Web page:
To learn rust I wrote my own HTTP server and JSON parser from scratch. Looking for feedback on how to make it more idiomatic

I've been wanting to learn rust for a while now, and finally got around to actually writing some code. In hacker fashion, I wrote this project to scratch an itch: I accidentally used up all of the bandwidth on my cellphone for the month and no longer had the means of finding out when the next bus would pass by a stop. Public transport in my city have a website that shows this in real time. I used this as an excuse to code something that reads the schedules from their unofficial REST API and send me the info via SMS using my VoIP's REST API.

Code can be found here: https://github.com/gelendir/rtcsms

It's not perfect, but i'm pretty glad I got it working for real. Since this the first time i've done any rust i'd appreciate any feedback on how to make the code more idiomatic, or some answers to the following questions:

  • I was surprised by how much boilerplate I had to write for creating and wrapping custom errors. I imagine this might be easier with the use of a crate, but would there be a simpler approach to my error handling ?
  • I'd like to reduce the friction caused by using String and &str everywhere. I've mainly used String s because it seemed easier for fixing compiler errors, but because of that i've had to sprinkle a lot of .to_string() . I haven't taken the time yet to go over the chapter about lifetimes in the rust book , would that help ?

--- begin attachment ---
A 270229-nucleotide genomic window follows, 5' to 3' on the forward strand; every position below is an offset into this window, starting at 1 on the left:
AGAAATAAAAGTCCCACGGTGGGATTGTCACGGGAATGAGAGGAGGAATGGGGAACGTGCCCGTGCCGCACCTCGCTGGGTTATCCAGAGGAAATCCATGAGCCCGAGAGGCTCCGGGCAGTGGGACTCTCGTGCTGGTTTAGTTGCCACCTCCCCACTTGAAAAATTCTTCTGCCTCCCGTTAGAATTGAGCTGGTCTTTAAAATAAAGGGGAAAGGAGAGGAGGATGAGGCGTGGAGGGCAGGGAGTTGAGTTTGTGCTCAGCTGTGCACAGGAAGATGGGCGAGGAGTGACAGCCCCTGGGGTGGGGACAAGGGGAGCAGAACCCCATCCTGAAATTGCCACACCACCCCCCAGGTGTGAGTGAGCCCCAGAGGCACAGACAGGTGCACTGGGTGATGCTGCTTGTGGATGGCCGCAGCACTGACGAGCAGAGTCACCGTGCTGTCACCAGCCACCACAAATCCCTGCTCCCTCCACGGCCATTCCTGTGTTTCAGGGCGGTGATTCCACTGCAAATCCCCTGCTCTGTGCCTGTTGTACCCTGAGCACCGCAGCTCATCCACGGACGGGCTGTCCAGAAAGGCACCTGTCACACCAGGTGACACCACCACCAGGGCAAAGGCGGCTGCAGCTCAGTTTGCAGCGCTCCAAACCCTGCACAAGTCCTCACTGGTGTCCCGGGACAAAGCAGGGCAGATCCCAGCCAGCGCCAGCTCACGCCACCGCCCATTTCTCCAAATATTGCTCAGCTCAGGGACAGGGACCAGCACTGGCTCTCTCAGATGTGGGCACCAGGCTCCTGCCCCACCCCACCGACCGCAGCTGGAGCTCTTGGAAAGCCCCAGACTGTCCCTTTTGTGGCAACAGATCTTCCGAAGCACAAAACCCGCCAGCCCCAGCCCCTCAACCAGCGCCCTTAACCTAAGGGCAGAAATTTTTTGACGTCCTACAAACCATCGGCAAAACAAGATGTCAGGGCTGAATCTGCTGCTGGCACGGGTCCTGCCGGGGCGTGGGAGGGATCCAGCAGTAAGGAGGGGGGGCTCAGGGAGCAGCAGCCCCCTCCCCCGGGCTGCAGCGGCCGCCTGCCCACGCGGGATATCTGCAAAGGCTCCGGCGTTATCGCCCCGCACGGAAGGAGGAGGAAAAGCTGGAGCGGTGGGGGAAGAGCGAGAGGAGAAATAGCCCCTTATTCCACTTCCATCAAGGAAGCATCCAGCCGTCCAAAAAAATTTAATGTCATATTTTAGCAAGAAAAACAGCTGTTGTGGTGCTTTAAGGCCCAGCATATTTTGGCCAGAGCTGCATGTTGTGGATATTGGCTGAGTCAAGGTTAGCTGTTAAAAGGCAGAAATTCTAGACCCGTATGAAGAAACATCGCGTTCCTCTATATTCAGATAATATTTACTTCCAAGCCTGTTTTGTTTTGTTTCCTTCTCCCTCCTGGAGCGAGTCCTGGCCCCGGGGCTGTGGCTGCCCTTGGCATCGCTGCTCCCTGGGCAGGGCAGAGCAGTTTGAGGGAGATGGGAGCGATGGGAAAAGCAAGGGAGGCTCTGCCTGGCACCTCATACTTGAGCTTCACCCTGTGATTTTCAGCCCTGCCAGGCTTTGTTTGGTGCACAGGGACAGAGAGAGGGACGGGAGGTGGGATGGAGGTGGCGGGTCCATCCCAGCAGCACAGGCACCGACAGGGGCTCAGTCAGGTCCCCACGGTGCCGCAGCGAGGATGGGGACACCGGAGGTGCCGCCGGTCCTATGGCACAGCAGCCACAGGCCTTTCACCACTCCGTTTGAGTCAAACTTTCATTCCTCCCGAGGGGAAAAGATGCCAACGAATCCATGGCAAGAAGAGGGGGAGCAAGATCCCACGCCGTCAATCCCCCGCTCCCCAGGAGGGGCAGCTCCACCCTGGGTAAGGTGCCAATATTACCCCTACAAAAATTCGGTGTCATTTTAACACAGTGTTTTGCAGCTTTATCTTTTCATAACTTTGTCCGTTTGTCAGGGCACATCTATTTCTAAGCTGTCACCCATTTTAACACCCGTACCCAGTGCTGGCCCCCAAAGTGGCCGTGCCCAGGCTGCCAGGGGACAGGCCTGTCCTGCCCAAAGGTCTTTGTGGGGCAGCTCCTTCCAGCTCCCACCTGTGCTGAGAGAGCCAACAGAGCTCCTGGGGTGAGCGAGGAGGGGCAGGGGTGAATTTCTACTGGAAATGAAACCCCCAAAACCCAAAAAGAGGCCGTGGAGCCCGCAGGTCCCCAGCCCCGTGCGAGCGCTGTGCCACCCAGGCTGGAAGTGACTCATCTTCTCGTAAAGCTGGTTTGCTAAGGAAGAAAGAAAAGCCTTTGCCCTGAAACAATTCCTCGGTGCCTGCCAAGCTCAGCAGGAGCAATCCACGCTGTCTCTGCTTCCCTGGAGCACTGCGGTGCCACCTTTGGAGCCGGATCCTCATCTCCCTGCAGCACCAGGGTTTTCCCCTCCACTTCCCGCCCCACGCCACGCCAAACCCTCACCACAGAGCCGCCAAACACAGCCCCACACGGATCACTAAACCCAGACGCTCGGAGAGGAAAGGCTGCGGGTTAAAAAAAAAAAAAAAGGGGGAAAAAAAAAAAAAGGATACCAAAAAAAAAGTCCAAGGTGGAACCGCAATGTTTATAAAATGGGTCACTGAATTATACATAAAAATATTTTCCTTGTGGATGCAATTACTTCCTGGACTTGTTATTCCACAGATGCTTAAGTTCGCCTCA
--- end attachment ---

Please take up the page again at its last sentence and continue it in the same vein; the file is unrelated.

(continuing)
• Since i'm parsing HTTP requests myself i'm splitting strings and having to use .next().ok_or(...)? a lot. An easier way of dealing with that ? Maybe i'm just to used to the ease of foo.split(" ")[1] in python
  • Still not sure I completely understand why I need to Box<dyn ReadWrite> to use a tcp or tls socket interchangeably. Is there a way of using those traits without the Box ?

Thanks in advance for any feedback. It took a bit of time before I actually got anything working, but once I got past that it was a pretty interesting experience. Surprisingly, writing the JSON parser wasn't as hard as I expected and once I got all the compiler errors fixed it worked on the first try !

Which is a very common experience when coding in Rust. :sweat_smile: Welcome to the club.

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If you plan on having run-time calculated values (e.g., "the error came from: {}", my_error_source), then use String because you need to make sure that the data survives after the closure returns. The way to do that is the stash the dynamic string to the heap.

If you have a static value, just use &str (e.g., "the error came from the proxy server").

And yes, learn about lifetimes. Be patient on yourself, and maybe read a little per day. Eventually, it will make intuitive sense